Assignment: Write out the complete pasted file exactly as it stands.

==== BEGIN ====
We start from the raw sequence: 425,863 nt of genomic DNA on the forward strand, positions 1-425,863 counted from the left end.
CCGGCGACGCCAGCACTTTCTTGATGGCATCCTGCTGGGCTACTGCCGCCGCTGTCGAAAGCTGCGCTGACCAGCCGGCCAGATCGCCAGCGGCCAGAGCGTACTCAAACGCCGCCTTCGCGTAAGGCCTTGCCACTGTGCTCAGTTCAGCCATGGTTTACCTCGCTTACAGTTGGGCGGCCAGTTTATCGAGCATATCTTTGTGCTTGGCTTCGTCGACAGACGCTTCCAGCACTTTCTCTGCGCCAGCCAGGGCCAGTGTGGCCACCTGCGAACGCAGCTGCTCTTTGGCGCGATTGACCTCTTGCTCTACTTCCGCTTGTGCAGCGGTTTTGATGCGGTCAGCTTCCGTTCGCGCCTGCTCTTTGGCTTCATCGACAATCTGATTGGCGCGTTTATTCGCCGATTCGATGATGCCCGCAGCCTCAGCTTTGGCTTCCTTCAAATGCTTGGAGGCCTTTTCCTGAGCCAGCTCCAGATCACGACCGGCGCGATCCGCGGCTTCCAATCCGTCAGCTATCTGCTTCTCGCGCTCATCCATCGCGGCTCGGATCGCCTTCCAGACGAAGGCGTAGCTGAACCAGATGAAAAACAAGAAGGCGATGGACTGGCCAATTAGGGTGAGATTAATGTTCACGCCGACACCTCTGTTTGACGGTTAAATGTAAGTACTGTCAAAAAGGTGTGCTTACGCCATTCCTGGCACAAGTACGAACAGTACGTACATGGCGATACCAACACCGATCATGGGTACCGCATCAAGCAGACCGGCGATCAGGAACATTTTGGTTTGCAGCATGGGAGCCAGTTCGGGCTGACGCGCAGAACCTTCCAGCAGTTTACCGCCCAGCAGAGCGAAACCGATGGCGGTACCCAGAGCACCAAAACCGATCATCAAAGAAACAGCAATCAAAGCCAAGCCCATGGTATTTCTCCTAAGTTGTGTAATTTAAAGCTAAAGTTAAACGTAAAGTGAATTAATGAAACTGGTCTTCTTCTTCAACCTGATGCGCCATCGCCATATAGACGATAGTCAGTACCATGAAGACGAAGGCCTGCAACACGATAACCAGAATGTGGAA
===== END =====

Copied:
We start from the raw sequence: 425,863 nt of genomic DNA on the forward strand, positions 1-425,863 counted from the left end.
CCGGCGACGCCAGCACTTTCTTGATGGCATCCTGCTGGGCTACTGCCGCCGCTGTCGAAAGCTGCGCTGACCAGCCGGCCAGATCGCCAGCGGCCAGAGCGTACTCAAACGCCGCCTTCGCGTAAGGCCTTGCCACTGTGCTCAGTTCAGCCATGGTTTACCTCGCTTACAGTTGGGCGGCCAGTTTATCGAGCATATCTTTGTGCTTGGCTTCGTCGACAGACGCTTCCAGCACTTTCTCTGCGCCAGCCAGGGCCAGTGTGGCCACCTGCGAACGCAGCTGCTCTTTGGCGCGATTGACCTCTTGCTCTACTTCCGCTTGTGCAGCGGTTTTGATGCGGTCAGCTTCCGTTCGCGCCTGCTCTTTGGCTTCATCGACAATCTGATTGGCGCGTTTATTCGCCGATTCGATGATGCCCGCAGCCTCAGCTTTGGCTTCCTTCAAATGCTTGGAGGCCTTTTCCTGAGCCAGCTCCAGATCACGACCGGCGCGATCCGCGGCTTCCAATCCGTCAGCTATCTGCTTCTCGCGCTCATCCATCGCGGCTCGGATCGCCTTCCAGACGAAGGCGTAGCTGAACCAGATGAAAAACAAGAAGGCGATGGACTGGCCAATTAGGGTGAGATTAATGTTCACGCCGACACCTCTGTTTGACGGTTAAATGTAAGTACTGTCAAAAAGGTGTGCTTACGCCATTCCTGGCACAAGTACGAACAGTACGTACATGGCGATACCAACACCGATCATGGGTACCGCATCAAGCAGACCGGCGATCAGGAACATTTTGGTTTGCAGCATGGGAGCCAGTTCGGGCTGACGCGCAGAACCTTCCAGCAGTTTACCGCCCAGCAGAGCGAAACCGATGGCGGTACCCAGAGCACCAAAACCGATCATCAAAGAAACAGCAATCAAAGCCAAGCCCATGGTATTTCTCCTAAGTTGTGTAATTTAAAGCTAAAGTTAAACGTAAAGTGAATTAATGAAACTGGTCTTCTTCTTCAACCTGATGCGCCATCGCCATATAGACGATAGTCAGTACCATGAAGACGAAGGCCTGCAACACGATAACCAGAATGTGGAA